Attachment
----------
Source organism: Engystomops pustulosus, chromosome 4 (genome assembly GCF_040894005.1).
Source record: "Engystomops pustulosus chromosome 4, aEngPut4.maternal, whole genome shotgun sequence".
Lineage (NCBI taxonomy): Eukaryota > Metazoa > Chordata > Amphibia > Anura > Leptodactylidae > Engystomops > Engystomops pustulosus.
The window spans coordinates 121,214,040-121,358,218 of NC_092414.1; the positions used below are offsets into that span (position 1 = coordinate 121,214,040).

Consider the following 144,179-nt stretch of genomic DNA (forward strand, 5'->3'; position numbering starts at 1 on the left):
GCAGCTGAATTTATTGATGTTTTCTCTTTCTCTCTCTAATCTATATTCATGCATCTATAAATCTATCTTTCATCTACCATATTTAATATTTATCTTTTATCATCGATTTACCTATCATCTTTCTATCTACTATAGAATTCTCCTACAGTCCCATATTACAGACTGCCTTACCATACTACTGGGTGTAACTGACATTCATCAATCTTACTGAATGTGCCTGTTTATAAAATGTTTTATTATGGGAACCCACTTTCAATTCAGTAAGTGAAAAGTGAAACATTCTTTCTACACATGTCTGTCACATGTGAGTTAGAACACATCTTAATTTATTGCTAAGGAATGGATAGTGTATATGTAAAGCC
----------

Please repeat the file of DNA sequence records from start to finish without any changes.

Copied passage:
Source organism: Engystomops pustulosus, chromosome 4 (genome assembly GCF_040894005.1).
Source record: "Engystomops pustulosus chromosome 4, aEngPut4.maternal, whole genome shotgun sequence".
Lineage (NCBI taxonomy): Eukaryota > Metazoa > Chordata > Amphibia > Anura > Leptodactylidae > Engystomops > Engystomops pustulosus.
The window spans coordinates 121,214,040-121,358,218 of NC_092414.1; the positions used below are offsets into that span (position 1 = coordinate 121,214,040).

Consider the following 144,179-nt stretch of genomic DNA (forward strand, 5'->3'; position numbering starts at 1 on the left):
GCAGCTGAATTTATTGATGTTTTCTCTTTCTCTCTCTAATCTATATTCATGCATCTATAAATCTATCTTTCATCTACCATATTTAATATTTATCTTTTATCATCGATTTACCTATCATCTTTCTATCTACTATAGAATTCTCCTACAGTCCCATATTACAGACTGCCTTACCATACTACTGGGTGTAACTGACATTCATCAATCTTACTGAATGTGCCTGTTTATAAAATGTTTTATTATGGGAACCCACTTTCAATTCAGTAAGTGAAAAGTGAAACATTCTTTCTACACATGTCTGTCACATGTGAGTTAGAACACATCTTAATTTATTGCTAAGGAATGGATAGTGTATATGTAAAGCC